Academic Spaces and Student with Disabilities: The Structural and Functional Challenges

Academic Spaces and Student with Disabilities: The Structural and Functional Challenges

Education and equal opportunities in life are strongly correlated in modern society. Education provides an opportunity for everyone to grow in life and be self-sufficient to earn a  livelihood, including people living with disabilities. The holistic development of the society largely depends upon the educational framework and scope available for the people irrespective of caste, creed, gender, disability etc.  According to the Census of India, 2011, there are 78,64,636 children with disabilities in India constituting 1.7% of the total population. Yet, according to the National Centre for Promotion of Employment for Disabled People, there are only 3000 schools available for these children. This implies that for every 7800 children, there is only one special need school, thereby highlighting the insufficient educational facilities catering to children with disabilities. The 2019 State of the Education Report for India: Children with Disabilities also highlighted that 27 per cent of students with disabilities have never attended an educational institution. While the overall figure of the child population is estimated to be 17 percent. Various studies by the Ministry of Human Resource and Development has shown that children with disabilities belonging to the marginalised community such as the scheduled caste and tribe, religious minorities, families with girl children have more chances to be excluded from the education system, in comparison to the others. Societal stratification plays a crucial role for students with disabilities to access educational institutes.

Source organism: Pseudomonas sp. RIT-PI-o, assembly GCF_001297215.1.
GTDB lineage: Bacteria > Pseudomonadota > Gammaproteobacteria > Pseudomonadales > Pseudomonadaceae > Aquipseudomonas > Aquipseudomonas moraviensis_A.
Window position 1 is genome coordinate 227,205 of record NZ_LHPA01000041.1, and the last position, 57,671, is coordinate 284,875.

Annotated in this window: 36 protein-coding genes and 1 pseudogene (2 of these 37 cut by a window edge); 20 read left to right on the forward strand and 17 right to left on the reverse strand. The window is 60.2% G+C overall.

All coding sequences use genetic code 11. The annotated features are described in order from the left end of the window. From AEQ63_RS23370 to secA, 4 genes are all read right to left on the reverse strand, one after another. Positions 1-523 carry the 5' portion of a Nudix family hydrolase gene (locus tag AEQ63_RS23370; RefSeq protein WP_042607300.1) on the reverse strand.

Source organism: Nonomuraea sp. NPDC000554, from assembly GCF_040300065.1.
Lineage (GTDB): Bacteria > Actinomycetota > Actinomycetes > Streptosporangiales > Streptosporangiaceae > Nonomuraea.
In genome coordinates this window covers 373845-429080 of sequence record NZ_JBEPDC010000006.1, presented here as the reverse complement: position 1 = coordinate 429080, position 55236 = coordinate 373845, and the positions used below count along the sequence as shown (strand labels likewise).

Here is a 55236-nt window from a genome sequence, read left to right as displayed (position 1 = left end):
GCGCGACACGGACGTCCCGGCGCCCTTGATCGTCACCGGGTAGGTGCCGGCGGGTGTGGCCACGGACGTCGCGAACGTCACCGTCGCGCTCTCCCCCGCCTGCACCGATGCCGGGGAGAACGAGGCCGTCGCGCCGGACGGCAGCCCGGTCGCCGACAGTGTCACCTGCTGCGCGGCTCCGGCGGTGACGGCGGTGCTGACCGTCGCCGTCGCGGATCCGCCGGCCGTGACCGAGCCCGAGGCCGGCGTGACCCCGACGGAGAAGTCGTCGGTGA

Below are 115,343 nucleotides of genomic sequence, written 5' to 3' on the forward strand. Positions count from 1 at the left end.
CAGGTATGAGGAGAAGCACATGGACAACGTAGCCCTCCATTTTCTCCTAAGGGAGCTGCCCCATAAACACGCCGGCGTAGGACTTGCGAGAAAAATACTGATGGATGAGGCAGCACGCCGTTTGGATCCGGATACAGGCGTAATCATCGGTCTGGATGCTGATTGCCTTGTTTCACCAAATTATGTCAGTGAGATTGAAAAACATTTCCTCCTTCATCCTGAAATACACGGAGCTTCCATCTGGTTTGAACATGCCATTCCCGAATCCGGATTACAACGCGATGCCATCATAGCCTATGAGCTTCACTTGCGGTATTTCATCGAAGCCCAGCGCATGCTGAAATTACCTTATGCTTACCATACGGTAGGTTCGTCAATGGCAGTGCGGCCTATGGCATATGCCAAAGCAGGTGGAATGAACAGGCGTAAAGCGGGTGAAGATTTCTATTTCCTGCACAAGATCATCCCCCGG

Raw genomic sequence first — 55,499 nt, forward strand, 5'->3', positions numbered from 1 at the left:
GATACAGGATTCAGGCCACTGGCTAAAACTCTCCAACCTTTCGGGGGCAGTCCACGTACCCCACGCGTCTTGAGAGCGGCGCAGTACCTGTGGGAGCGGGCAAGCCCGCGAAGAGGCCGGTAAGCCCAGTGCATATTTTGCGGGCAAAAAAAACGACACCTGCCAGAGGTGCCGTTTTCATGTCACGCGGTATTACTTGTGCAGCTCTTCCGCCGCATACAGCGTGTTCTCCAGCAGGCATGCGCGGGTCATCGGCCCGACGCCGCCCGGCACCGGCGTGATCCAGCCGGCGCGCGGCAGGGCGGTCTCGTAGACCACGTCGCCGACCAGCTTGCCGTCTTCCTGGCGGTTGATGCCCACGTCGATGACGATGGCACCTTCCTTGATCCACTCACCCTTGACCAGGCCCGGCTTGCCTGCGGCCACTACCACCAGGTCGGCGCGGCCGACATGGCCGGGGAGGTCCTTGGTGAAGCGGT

The struggle of a student with disabilities starts with searching for a school in the neighbourhood or to an accessible distance. In this context we must remember that the types of disabilities are different and the requirements are different too. There is however a huge gap in meeting these needs. For instance, a child with intellectual disability has to travel a considerable distance in order to access education that specially caters to intellectual disability, or that for a child with visual impairment there might be only schools in the near vicinity for hearing impairment and not visual impairments. The situation hence discourages students with disabilities from accessing education, especially children from the lower strata of society who have very few means to access private transportation .The struggle to access education even continues for students who are enrolled in mainstream schools and institutions that lack proper infrastructure to support the needs of students with disabilities, such as the absence of elevators, ramps, proper signages and washrooms that are specifically for students with disabilities. The insufficient infrastructural facilities also includes very less number of specially trained teachers, student with disabilities friendly books and alternative learning procedures etc. for eg. a student with visual impairment is unable to write an examination in the higher education system through Braille. To ease that, policies recommend having a “writer” who writes on the behalf of the student with visual impairment during the examination. Despite it being mandatory for the student with disabilities, the institution fails to provide them to the students while needed in most cases.